It’s not often realised in today’s health and safety conscious world that secondary exposure to asbestos was a hidden danger to family members in many households before asbestos awareness of the fatal health risks became better known.
A recent case in West Yorkshire where six out of eight family members suffered secondary asbestos exposure highlights the continuing legacy of twentieth century use of the deadly material, which saw nearly two and half thousand deaths from mesothelioma in the UK as recently as 2008.
Two daughters aged just in their 60s, whose father worked at an asbestos product processing plant from the 1930s up until retirement in the late 1950s, died within 6 months of each other from the incurable asbestos cancer, mesothelioma.
Of the remaining siblings, aged between 64 and 78, the eldest has pleural plaques – fibrous scarring of the lung linings – while four of the others suffer asbestosis scarring of the lungs themselves, which causes difficulty with breathing.
Even by the late 1970s, workers living in the north of England and the Midlands who were employed in many of the manufacturing, engineering and shipbuilding industries, where asbestos was used as an insulation or fire retardant, would bring their overalls and work clothes home to be washed and ironed.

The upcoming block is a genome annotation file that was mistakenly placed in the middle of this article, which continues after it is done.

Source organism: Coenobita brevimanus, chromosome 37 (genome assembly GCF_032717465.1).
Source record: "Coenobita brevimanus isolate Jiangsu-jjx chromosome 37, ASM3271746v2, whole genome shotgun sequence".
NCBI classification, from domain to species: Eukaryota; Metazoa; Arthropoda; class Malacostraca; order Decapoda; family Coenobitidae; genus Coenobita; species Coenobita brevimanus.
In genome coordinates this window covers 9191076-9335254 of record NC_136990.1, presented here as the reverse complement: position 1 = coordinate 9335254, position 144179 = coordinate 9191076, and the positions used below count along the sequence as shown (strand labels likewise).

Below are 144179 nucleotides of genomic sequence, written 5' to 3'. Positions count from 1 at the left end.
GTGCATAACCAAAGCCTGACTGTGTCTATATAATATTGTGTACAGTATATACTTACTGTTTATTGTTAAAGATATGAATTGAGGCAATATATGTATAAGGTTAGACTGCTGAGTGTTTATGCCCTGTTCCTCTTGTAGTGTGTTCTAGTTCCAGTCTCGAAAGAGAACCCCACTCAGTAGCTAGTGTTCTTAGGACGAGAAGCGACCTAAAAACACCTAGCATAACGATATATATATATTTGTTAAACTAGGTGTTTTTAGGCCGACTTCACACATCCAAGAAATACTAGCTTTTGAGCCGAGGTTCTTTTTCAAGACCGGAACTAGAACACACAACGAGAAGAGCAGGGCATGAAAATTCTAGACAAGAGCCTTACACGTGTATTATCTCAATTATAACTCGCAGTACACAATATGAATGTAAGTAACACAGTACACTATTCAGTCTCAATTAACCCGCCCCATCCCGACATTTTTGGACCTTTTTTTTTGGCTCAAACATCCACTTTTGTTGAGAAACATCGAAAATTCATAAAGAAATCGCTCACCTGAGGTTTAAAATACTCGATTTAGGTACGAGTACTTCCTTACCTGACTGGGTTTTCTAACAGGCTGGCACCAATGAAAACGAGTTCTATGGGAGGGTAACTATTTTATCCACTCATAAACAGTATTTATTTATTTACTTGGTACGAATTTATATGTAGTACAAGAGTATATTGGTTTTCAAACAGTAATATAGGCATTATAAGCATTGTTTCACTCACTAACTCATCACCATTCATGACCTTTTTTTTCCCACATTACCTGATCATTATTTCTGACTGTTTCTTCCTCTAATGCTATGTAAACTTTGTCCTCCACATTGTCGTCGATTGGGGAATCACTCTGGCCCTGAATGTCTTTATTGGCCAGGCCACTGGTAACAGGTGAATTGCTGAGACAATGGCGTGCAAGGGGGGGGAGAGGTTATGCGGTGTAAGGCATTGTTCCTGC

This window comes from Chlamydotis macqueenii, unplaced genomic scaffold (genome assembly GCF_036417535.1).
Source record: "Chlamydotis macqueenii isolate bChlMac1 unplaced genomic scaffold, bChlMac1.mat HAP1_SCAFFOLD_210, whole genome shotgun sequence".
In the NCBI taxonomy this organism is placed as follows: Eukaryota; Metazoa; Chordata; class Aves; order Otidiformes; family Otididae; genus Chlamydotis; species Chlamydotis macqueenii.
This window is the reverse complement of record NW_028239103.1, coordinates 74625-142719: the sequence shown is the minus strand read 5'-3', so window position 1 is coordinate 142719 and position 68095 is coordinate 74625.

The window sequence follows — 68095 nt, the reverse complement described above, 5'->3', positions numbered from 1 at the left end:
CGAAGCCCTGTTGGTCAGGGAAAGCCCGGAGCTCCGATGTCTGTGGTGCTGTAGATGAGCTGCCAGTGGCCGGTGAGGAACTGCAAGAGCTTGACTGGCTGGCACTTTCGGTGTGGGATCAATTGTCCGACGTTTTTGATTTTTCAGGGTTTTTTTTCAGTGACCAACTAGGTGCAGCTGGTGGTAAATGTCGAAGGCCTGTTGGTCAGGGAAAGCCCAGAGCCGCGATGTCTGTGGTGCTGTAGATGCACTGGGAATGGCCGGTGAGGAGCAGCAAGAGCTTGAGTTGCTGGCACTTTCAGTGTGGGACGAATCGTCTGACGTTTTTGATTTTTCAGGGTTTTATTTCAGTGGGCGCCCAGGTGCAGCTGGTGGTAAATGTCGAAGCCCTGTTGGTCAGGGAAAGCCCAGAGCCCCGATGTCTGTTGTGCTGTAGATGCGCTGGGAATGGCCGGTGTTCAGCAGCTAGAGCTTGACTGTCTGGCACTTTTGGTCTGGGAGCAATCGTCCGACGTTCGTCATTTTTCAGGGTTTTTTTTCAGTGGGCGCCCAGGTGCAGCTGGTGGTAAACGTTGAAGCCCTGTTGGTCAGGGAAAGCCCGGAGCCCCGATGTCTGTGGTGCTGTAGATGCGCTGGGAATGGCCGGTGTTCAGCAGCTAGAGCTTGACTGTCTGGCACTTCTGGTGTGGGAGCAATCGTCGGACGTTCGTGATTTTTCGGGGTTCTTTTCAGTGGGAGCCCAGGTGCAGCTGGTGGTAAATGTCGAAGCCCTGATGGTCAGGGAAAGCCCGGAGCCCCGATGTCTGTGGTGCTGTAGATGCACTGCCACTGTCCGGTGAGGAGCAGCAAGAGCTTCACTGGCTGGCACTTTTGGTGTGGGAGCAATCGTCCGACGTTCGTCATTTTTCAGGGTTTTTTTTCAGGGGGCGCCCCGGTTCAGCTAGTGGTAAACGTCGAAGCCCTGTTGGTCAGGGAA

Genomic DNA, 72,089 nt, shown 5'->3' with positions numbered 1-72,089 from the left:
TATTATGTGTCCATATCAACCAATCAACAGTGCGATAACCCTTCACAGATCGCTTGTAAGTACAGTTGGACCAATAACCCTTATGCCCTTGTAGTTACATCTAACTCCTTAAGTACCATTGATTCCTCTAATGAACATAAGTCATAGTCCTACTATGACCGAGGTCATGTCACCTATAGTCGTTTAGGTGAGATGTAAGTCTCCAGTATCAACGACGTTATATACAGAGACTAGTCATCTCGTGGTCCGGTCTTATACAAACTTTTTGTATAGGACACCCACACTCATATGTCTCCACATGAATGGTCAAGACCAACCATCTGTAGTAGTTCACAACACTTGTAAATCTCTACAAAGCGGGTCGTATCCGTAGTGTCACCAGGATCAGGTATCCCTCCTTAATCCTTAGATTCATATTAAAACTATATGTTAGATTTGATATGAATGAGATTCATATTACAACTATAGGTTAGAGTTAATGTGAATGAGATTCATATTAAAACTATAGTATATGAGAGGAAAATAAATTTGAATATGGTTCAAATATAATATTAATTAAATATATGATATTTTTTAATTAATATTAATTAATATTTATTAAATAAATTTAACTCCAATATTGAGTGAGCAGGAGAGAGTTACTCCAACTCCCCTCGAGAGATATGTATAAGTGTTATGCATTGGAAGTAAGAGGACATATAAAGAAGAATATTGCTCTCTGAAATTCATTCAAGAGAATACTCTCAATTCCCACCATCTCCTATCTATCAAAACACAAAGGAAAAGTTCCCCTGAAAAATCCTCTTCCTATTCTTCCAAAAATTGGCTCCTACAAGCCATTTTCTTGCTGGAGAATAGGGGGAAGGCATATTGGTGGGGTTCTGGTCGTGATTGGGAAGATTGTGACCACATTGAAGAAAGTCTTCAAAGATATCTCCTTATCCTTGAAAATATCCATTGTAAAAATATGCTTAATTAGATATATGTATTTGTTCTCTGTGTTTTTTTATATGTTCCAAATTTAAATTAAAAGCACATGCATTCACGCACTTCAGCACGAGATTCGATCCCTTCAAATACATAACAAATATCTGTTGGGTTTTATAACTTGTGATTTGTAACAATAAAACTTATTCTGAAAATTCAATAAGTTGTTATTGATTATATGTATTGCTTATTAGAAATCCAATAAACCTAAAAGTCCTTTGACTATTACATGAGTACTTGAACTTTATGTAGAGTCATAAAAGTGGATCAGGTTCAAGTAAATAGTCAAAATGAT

Inevitably, dust containing the deadly asbestos fibres would be ingrained in the clothing fabric as well as being found on work boots and in the hair. Once airborne fibres are breathed in, they embed permanently within the lung linings, almost always leading to asbestosis diseases or the fatal malignant tumours of mesothelioma.
Unfortunately, the unusually long gestation period of up to 50 years often means that asbestosis symptoms only appear at a late stage when the disease has spread to adjacent organ tissue and life expectancy from a confirmed diagnosis can be less than four months.
To pursue a secondary exposure case for mesothelioma compensation can be more difficult to win, simply because the victim has not been directly exposed to asbestos at the original workplace source.
Success depends on demonstrating that an employer should have known it was foreseeable that an employee would leave work to return home with asbestos still on their clothes. However, an employer could still have possessed earlier detailed knowledge of asbestos and its’ risks, although it was often ignored or denied at the time.